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Ernst Heinrich Haeckel
(1834 - 1919) Germany

Ernst Heinrich Haeckel

Scientist and philosopher


Born at Postdam, he became professor of zoology at Jena in 1865. A supporter of Darwin, he worked for more than 50 years on his own "recapitulation theory (that embryonic stages represent past stages in the organism's evolution). Althought the theory has been superseeded, it stimulated much research in embryology.

Haeckel in his book Visit to Ceylon, describes the devotion entertained for him by his Rodiya serving-boy at Belligam, near Galle. The keeper of the rest-house at Belligam was an old and philosophically-minded man, whom Haeckel, from his likeness to a well known head, could not help calling by the name of Socrates. He writes:

"It really seemed as though I should be pursued by the familiar aspects of classical antiquity from the first moment of my arrival at my idyllic home. For, as Socrates led me up the steps of the open central hall of the rest-house, I saw before me, with uplifted arms in an attitude of prayer, a beautiful naked brown figure, which could be nothing else than the famous statue of the 'Youth adoring'. How surprised I was when the graceful bronze statue suddenly came to life, and dropping his arms fell on his knees, and, after raising his black eyes imploringly to mine, bowed his handsome face so low at my feet that his long black hair fell on the floor. Socrates informed me that this boy was a Pariah, a member of the lowest caste, the Rodiyas, who had lost his parents at an early age, so he had taken pity on him.

"He was told off to my exclusive service, had nothing to do the livelong day but obey my wishes, and was a good boy, sure to do his duty punctually. In answer to the question what I was to call my new body-servant, the old man informed me that his name was Gamameda. Of course I immediately thought of Ganymede, for the favorite of Jove himself could not have been more finely made, or have had limbs more beautifully proportioned and moulded. As Gamameda also displayed a peculiar talent as butler, and never allowed any one else to open me a cocoa-nut or offer me a glass of palm wine, it was no more than right that I should dub him Ganymede.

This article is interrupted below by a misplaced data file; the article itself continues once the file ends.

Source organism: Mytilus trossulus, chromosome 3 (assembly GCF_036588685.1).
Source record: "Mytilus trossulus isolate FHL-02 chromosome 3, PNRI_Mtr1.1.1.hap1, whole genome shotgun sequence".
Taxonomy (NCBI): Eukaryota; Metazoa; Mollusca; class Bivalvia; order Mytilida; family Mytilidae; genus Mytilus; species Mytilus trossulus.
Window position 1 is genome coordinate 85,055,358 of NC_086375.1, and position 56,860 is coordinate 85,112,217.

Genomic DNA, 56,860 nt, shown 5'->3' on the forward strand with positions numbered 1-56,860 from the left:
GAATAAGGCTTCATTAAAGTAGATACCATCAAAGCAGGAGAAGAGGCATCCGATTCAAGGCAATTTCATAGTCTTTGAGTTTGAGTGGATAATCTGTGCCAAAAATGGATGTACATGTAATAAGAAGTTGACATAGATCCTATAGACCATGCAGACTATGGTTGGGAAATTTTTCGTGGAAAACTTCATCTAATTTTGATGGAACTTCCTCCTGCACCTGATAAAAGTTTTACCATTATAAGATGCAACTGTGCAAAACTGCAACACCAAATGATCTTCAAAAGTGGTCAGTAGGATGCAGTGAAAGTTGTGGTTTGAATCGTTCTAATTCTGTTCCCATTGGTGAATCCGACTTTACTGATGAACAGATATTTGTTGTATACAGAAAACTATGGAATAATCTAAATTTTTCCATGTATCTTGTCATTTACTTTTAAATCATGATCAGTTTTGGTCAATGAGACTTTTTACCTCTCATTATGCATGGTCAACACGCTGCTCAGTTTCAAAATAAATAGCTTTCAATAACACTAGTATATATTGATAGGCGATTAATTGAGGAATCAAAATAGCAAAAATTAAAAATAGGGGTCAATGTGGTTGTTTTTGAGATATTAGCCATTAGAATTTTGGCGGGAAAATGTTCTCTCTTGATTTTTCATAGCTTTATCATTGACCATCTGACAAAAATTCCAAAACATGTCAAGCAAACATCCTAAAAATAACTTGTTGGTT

"Among the many beautiful figures which move in the foreground of my memories of the paradise of Ceylon, Ganymede remains one of my dearest favorites. Not only did he fulfil his duties with the greatest attention and conscientiousness, but he developed a personal attachment and devotion to me which touched me deeply. The poor boy, as a miserable outcast of the Rodiva caste, had been from his birth the object of the deepest contempt of his fellow-men, and subjected to every sort of brutality and ill-treatment. With the single exception of old Socrates, who was not too gentle with him either, no one perhaps had ever cared for him in any way.

"He was evidently as much surprised as delighted to find me willing to be kind to him from the first.... I owe many beautiful and valuable contributions to my museum to Ganymede's unfailing zeal and dexterity. With the keen eye, the neat hand, and the supple agility of the Cinghalese youth, he could catch a fluttering moth or a gliding fish with equal promptitude; and his nimbleness was really amazing, when, out hunting, he climbed the tall trees like a cat, or scrambled through the densest jungle to recover the prize I had killed."

Haeckel stayed some weeks in and arround Belligam; he continues:

"On my return to Belgium I had to face one of the hardest duties of my whole stay in Ceylon, to tear myself away from this lovely spot of earth where I had spent six of the happiest and most interesting weeks in my life... but hardest of all was the parting from my faithful Ganymede: the poor lad wept bitterly, and implored me totake him with me to Europe. In vain has I assured him that it was impossible, and told him of our chill climate and dull skies. He clung to my knees and declared that he would follow me unhesitatingly wherever I would take him. I was at last almost obliged to use force to free myself from his embrace. I got into the carriage which was waiting, and as I waved a last farewell to my good brown friends, I almost felt as if I had been expelled from Paradise."

- My Visit to Ceylon, by Ernst Haeckel, (Kegan Paul, Trench & Co., 1883) -


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